Asides from the real cost, let’s think about the opportunity cost. An opportunity cost is the cost you incur when you miss out on doing something because you’ve chosen to do something else instead. Imagine that you took that $400 investment X 24 times, you’ve got $9,600 to spend on a project, service or some other opportunity to work on your social mission, and potentially generate a profit. What could be possible?
Myth #4 – If we charge full price, clients will be unhappy
There are lots of reasons that people discount. Here are some, potentially, good reasons to discount:
- To give clients a ‘taste’ of the service as part of a sales funnel that sees them convert to full-price purchasers; or
- Get sales from customers who have bought previously, but have been inactive; or
- Generate sales during a ‘quiet’ period.
Here are some reasons that not-for-profits sometimes discount, which might not be super useful for the organisation:
- You believe that people will not pay full price; or
- You are embarrassed to ask people to pay for a service; or
- You feel like you shouldn’t be charging a profitable price because of your not-for-profit status.
If you are going to discount, it should be part of a marketing strategy. If you are going to subsidise (so give a discount to a limited client group based on their ability to pay) be really clear about what they can afford (based on the value you’re offering them). If what you are offering is worthwhile and relevant, your client group should be willing to part with a payment that reflects the value you are giving them. Have a think about how and why you’re discounting/subsidising at the moment – is there a section of your client group that pays the lower price but still seems to have money to spend on other priorities in their life. If someone rocks up to your super cheap workshop on car maintenance for women with a snazzy new outfit or even carrying a coffee from the cafe, you’ve left money on the table that you could have leveraged for your organisation!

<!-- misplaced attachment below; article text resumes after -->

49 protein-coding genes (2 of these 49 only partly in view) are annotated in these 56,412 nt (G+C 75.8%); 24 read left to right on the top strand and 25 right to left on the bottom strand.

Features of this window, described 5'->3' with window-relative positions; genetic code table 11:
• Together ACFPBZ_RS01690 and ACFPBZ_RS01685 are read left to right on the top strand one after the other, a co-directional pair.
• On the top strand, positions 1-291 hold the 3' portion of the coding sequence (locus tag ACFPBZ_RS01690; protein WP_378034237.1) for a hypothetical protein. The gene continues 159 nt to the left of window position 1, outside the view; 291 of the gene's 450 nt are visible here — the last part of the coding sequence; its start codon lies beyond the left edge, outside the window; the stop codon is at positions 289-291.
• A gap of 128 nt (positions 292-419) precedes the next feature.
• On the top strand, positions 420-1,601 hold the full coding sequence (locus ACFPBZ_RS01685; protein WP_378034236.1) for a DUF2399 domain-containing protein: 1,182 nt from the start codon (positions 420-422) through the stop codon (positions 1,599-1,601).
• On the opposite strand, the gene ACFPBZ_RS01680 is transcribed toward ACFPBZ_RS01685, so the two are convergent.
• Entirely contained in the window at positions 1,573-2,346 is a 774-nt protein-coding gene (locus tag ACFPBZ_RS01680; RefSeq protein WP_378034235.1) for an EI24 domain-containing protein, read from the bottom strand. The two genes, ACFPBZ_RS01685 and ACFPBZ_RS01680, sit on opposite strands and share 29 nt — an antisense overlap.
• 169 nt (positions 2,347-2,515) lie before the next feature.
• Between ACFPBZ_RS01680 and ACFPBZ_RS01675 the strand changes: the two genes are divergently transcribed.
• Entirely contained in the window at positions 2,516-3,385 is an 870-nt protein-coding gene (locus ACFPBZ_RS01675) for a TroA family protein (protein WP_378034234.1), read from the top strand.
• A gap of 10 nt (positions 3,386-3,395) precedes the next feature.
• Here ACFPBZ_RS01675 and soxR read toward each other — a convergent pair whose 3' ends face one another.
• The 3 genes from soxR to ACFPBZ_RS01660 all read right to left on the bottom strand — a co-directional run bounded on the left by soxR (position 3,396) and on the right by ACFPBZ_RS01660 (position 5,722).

Also, consider that when it comes to subsidising you can consider alternative payment methods – for example, could you offer a barter option? Or a payment plan? If your offering is valuable, there is a good chance your potential client will be keen for a way to compensate you for the value you offer.
Myth #5 – We’re just a little organisation, we can’t expect people to pay full price
If you are carrying a bunch of ‘stuff’ about what your service is worth, you are going to have problems asking clients to pay what the services are worth. If you believe your clients aren’t able to afford your service (or they are telling you that), it’s probably time to review your approach to pricing and marketing.
Things for you to think about:
- What is the value of the service/product to the client? What difference will it make to them? Do you believe in the value you are offering?
- How have we explained what is on offer and what the value is for the client?
- Does the service/product meet the needs of your client?
- Does the client have a worry or a question about the service/product that you haven’t addressed?